• Ignore SEO and best practices. If the person paying the bill for the website is happy, who cares about this SEO thing? Or why not just wait until the site is done and then look for another company to “add that on.” Waiting to consider best practices until after the money is spent is dangerous.

How to Have a Good Web Development Experience

Knowledge has always been power—and it’s your key to building a successful site and having a positive experience in the process. It also avoids rebuilding a site that was just launched but fell into one of the above traps. As developers who build on the foundation of best practices, client goals, SEO, and protecting information and customer ownership, we’ve rebuilt sites after clients have had terrible experiences with their previous developers. Here’s how to get it right the first time.

  • Define your goals. The first question isn’t “what should the website look like?” It’s “what should the website do?” Your site has a purpose, and your goals are what the site should generate for your company (e.g., sales or leads), and what action you want visitors to take (e.g., buy or contact you).
  • Know your audience. How many types of prospects (personas) does your company have? Whether your business is B2B and you have both suppliers and end users as targets, or you run an ecommerce shop that sells to both soccer moms and college students, you need to outline your customer base to craft the right kind of experience that will encourage conversions.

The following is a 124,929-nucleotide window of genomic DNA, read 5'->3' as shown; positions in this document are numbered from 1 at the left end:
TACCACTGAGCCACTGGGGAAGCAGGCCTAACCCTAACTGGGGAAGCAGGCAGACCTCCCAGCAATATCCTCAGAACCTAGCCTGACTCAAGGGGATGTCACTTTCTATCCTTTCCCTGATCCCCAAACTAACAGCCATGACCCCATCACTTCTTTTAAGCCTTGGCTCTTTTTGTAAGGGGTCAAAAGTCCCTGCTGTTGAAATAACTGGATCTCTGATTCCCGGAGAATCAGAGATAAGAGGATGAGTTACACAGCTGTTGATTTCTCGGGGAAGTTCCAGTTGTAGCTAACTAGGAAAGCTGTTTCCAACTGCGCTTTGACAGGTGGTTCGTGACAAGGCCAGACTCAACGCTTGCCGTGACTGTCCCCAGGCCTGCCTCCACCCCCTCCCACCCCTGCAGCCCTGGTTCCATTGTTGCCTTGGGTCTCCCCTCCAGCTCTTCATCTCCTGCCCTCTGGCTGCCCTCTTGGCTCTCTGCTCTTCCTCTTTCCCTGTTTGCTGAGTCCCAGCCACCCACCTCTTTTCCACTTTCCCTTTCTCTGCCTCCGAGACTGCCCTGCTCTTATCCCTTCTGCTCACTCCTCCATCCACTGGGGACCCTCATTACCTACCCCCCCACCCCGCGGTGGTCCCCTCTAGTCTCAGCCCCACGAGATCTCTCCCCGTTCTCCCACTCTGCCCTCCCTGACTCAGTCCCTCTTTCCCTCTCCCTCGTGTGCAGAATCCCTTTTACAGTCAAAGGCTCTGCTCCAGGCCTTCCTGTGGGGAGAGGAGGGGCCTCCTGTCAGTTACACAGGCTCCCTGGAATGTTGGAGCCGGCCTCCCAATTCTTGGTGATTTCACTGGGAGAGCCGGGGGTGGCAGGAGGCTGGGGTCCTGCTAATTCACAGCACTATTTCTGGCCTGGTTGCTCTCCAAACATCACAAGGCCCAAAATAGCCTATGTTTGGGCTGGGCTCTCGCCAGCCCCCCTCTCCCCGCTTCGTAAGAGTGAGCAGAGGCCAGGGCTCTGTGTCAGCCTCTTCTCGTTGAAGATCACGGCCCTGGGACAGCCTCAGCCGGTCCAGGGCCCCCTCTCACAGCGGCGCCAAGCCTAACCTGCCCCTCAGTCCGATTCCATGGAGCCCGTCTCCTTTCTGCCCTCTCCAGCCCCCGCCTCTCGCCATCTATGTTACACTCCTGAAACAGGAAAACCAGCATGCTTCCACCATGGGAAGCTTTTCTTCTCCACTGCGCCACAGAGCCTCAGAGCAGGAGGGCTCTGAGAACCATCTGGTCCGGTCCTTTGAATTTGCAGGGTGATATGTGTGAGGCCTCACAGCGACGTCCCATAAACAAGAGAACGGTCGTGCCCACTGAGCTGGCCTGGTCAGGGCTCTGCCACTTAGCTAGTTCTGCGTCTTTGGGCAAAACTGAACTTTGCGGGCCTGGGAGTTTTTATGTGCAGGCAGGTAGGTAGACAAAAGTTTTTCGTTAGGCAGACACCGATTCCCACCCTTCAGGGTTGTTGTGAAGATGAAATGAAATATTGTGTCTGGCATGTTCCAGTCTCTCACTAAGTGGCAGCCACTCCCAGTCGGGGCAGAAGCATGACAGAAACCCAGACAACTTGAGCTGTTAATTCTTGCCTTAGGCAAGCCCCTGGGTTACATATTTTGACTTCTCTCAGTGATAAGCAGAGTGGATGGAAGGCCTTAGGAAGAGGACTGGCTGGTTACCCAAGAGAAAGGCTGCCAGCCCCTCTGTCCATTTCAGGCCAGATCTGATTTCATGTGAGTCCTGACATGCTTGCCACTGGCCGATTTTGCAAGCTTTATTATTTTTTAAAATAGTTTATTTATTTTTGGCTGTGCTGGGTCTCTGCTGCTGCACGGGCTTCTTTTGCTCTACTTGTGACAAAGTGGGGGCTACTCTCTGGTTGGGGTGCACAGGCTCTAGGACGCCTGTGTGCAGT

• Make usability the priority. A “pretty” site that is impossible to navigate will never achieve your business goals. And a site that looks great on a desktop but falls apart on mobile could lose you 60-70% of website visitors. More people browse and buy on mobile now than ever before (in just about every category), so while an appealing visual experience is still valuable, your site has to be flexible enough to let visitors take the desired action no matter what device they use to access your site. And sometimes too much visual clutter does more harm than good.
  • Build based on SEO and best practices. SEO doesn’t start after the site is done. It should be of first consideration, from site platform, to hosting, to all the features and code that will be added, to security, and more. It’s not an “extra,” but a foundation.
  • Maintain a vested interest in your website assets. You’ve hired a professional web developer for their expertise, so it’s unlikely you’ll be maintaining your site on your own after it’s launched. However, at every stage and with every resource that goes toward the site, someone in your company needs to have the keys. You should have any access you request: the server, email accounts, annually-renewable add-ons, etc. Any developer that refuses you access to the site you own once it’s on a server you paid for should be cut loose.

You don’t have to have a terrible experience building (or rebuilding) a company website. Hire a pro who understands that a site isn’t just eye candy about your company, but a critical part of your business and marketing efforts. Give us a call to get started (or started again) with your site build!